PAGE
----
Conservatives see a huge return on investment in the courts
by Seth Oldmixon, Thu Mar 06, 2008 at 07:39:19 AM EST
Yesterday, Doug Kendall reported in Slate that it's not just that cases are going the way of corporate interests, the course of legal thought is changing as well.
It's not just particular cases that the chamber is winning, but also foundational issues that set the course of the law. Stoneridge is what lawyers call a "cause of action" case; it was about whether the plaintiffs could get into the courthouse to ensure the enforcement of the obligations that the federal Securities Exchange Act of 1934 imposes on corporations. Decades ago, the court ruled that the Exchange Act necessarily implied that victims of corporate misconduct could sue corporations for flouting the clear legal obligations that this law imposes. But starting in 1975, the court began a steady retreat from the idea that judges could "imply" a cause of action, forcing Congress to state clearly that it wants people to be able to sue. In Stoneridge, the court took this a big step further, saying in effect that people cannot sue companies to enforce an obligation under the Exchange Act that the court has not approved in a prior case. This ruling essentially freezes the enforceability of the Exchange Act.
In fact, as Kendall writes,
It is extremely hard to reconcile what the court has done in cause-of-action cases like Stoneridge with its approach to pre-emption cases like Rowe, Riegel, and Preston. In the cause-of-action cases, the court says Congress must unmistakably express its intention to allow people to go to court to enforce federal mandates. If Congress isn't crystal-clear, potential plaintiffs are out of luck. But in the pre-emption cases, the court seems untroubled by a lack of clarity on Congress' part, ruling that federal law pushes aside state actions or remedies when it's not at all certain that's what Congress so intended. There's one thing these approaches do have in common: They both favor business interests.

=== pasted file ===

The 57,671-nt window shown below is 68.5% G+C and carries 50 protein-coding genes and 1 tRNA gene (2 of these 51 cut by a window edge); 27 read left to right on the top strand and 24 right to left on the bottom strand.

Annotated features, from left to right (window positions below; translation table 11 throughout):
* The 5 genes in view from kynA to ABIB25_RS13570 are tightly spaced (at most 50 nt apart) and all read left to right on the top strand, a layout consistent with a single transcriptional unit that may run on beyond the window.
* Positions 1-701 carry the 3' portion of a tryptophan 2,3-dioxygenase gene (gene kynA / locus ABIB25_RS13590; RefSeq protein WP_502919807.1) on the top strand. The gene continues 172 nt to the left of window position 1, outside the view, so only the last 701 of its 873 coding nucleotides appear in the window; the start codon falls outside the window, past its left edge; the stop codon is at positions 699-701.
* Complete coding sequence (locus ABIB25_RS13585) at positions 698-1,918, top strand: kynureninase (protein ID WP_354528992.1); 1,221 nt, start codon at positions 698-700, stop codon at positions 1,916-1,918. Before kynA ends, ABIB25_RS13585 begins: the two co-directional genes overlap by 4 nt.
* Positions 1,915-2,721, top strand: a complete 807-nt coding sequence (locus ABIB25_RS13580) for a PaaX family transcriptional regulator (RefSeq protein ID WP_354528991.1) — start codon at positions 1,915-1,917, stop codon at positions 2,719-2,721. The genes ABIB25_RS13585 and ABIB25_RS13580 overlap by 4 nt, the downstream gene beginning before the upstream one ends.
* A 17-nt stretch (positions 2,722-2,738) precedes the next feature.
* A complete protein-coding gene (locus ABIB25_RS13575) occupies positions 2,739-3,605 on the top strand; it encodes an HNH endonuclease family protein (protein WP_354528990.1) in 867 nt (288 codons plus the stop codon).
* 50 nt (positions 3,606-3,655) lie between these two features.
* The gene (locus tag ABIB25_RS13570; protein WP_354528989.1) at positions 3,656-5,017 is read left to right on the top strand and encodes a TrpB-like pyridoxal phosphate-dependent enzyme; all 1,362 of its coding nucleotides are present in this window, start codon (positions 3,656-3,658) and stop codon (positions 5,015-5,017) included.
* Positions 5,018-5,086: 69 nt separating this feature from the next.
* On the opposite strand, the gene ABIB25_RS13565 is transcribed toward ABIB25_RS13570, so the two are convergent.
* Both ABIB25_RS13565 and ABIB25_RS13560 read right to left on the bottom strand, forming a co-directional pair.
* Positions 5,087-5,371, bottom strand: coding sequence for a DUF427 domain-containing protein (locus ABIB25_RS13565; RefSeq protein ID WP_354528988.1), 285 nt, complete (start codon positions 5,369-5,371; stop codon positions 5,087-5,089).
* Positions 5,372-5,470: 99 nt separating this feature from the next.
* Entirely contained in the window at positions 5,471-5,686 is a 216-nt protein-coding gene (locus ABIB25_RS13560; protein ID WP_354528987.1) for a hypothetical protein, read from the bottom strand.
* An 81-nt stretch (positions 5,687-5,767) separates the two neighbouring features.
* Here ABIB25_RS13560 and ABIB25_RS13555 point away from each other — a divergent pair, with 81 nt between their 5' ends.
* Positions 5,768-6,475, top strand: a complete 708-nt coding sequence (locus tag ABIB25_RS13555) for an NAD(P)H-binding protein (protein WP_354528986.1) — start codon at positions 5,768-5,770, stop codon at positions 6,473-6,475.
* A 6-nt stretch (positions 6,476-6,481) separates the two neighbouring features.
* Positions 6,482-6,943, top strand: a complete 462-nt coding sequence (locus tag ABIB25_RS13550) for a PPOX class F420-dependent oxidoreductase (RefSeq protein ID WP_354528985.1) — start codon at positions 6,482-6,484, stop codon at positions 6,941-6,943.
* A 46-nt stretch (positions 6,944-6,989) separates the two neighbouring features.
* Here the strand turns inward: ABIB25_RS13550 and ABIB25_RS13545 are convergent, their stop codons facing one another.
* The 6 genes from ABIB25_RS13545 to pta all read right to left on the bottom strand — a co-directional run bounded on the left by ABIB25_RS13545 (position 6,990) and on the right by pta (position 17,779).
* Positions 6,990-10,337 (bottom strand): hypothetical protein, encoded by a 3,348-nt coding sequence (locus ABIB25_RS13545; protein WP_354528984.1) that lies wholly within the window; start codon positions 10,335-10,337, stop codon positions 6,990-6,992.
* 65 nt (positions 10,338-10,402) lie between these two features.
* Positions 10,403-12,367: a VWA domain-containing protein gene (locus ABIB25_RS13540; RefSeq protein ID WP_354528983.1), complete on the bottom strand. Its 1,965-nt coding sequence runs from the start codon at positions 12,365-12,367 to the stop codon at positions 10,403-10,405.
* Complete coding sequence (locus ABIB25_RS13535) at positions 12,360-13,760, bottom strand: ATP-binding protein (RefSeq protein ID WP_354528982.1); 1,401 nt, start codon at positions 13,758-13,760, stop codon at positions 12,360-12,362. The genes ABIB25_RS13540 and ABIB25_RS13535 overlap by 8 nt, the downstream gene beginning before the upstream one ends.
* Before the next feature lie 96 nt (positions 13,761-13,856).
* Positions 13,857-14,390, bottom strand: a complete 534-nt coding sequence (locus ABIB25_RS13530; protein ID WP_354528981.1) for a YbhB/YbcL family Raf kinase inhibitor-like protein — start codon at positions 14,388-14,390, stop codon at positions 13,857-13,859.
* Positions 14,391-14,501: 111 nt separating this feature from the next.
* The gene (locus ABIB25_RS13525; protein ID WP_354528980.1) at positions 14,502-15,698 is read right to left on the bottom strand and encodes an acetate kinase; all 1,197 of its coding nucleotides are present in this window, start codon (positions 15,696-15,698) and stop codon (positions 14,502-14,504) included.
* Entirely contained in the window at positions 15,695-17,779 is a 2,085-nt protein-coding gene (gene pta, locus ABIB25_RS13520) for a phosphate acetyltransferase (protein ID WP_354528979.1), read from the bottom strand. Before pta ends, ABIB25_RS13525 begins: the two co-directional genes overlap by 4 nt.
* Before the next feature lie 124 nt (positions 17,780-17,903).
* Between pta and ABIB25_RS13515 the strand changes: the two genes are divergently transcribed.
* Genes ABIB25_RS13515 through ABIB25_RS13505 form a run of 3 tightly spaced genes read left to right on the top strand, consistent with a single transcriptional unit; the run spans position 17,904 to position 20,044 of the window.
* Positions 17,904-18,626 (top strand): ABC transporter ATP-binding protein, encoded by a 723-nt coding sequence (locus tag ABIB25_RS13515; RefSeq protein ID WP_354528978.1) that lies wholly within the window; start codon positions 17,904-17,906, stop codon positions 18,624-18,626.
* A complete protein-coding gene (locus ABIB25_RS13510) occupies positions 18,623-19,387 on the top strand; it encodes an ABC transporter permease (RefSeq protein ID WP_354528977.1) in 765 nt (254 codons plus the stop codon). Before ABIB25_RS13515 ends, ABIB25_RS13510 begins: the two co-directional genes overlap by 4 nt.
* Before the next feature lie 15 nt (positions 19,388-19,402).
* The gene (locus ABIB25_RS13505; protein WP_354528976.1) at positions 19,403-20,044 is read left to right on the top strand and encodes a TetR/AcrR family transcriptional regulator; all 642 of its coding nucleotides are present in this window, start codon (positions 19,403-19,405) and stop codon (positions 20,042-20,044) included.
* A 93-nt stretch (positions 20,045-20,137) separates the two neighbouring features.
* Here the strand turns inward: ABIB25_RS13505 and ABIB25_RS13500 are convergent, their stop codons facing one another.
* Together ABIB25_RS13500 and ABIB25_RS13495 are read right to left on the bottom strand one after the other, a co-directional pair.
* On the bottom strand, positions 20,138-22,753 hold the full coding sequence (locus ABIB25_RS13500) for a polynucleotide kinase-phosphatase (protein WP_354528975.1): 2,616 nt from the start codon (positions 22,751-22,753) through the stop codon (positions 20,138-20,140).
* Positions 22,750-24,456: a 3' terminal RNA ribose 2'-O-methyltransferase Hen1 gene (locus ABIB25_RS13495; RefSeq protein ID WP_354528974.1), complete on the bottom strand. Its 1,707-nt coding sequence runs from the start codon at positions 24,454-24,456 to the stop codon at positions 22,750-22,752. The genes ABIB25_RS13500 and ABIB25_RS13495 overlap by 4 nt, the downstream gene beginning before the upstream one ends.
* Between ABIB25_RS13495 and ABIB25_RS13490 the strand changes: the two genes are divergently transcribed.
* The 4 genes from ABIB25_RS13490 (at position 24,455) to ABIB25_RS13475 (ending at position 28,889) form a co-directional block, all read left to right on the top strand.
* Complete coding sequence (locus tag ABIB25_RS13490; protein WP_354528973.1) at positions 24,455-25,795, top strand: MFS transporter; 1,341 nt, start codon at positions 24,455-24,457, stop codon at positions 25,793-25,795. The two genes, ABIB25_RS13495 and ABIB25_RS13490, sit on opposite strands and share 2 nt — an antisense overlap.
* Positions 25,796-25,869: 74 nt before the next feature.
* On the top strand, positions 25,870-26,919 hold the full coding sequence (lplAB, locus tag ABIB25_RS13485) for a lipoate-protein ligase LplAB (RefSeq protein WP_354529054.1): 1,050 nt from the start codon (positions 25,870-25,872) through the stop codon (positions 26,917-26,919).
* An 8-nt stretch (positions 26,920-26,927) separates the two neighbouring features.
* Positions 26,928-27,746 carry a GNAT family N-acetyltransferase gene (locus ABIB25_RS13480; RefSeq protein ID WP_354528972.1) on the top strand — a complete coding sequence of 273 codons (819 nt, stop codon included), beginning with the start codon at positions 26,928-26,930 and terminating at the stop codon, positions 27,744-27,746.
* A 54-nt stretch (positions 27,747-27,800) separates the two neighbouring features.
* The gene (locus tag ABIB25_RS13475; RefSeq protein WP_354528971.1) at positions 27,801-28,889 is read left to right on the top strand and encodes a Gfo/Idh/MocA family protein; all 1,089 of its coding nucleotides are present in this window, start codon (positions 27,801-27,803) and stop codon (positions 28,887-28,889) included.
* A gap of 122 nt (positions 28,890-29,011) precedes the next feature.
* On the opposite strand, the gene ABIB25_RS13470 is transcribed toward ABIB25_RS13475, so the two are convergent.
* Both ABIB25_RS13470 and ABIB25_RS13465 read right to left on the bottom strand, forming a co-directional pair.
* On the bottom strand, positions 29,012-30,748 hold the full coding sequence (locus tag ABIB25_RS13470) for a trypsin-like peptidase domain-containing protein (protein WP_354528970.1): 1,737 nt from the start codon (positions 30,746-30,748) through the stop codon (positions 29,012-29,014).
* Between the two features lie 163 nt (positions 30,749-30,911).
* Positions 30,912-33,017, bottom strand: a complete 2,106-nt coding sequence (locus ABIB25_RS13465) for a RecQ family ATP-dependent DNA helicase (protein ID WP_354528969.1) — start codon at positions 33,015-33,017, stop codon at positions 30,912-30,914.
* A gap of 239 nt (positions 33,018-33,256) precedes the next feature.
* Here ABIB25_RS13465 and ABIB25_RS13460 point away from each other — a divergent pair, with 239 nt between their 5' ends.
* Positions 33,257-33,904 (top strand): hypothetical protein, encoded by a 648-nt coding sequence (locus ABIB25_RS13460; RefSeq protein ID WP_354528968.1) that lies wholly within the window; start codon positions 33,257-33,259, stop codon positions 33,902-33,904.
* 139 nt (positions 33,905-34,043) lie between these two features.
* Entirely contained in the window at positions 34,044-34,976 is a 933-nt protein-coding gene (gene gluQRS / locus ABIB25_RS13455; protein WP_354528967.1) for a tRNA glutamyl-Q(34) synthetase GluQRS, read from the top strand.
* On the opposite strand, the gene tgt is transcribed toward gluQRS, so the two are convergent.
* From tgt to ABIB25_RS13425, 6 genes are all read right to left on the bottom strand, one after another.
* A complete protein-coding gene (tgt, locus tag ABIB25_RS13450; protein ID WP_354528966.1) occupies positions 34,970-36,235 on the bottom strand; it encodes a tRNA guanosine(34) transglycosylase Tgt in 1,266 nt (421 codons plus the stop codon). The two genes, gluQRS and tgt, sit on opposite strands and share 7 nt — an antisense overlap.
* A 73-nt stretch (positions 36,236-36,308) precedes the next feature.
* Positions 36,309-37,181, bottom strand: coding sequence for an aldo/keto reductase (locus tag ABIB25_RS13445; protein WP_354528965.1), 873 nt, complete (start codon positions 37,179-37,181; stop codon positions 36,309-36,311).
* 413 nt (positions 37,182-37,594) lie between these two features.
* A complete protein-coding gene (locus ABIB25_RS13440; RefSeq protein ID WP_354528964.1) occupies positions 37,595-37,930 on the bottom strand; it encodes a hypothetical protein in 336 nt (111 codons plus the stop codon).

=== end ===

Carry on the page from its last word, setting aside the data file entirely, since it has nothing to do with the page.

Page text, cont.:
This should not surprise us. We've seen a similar pattern in the way conservatives approach economics. Nor, however, should this news cause us to despair. After all, while slow to change, the law is not immutable. It took decades of focused investment and activism for the right to move the courts to their present position.
But we should heed this warning as we approach the November elections. Justice Stevens will turn 88 next month. Justice Ginsberg will be a young 75 next week. By comparison, Justice Alito will turn 58 this year. Chief Justice Roberts has just turned 53 years old in January. Justice Thomas, by far the most far-right member of the court, is only 60.
The next president will, in all likelihood, appoint at least one more Justice to the Supreme Court. One more conservative Justice would push jurisprudence further to the right for generations, and, despite his reputation as a "maverick," the likelihood that John McCain would be able to appoint a centrist is close to nil. The conservative movement will not allow the possibility of a Republican president appointing someone who is not indisputable in their camp - just ask Harriet Miers.
As the Democratic primary battle shows no signs of letting up, it's important to keep in mind the ultimate goal - electing a president who will serve the interests of all people, not only the wealthy and powerful. Regardless of your preference for Clinton or Obama, either candidate would be vastly superior to a McCain administration.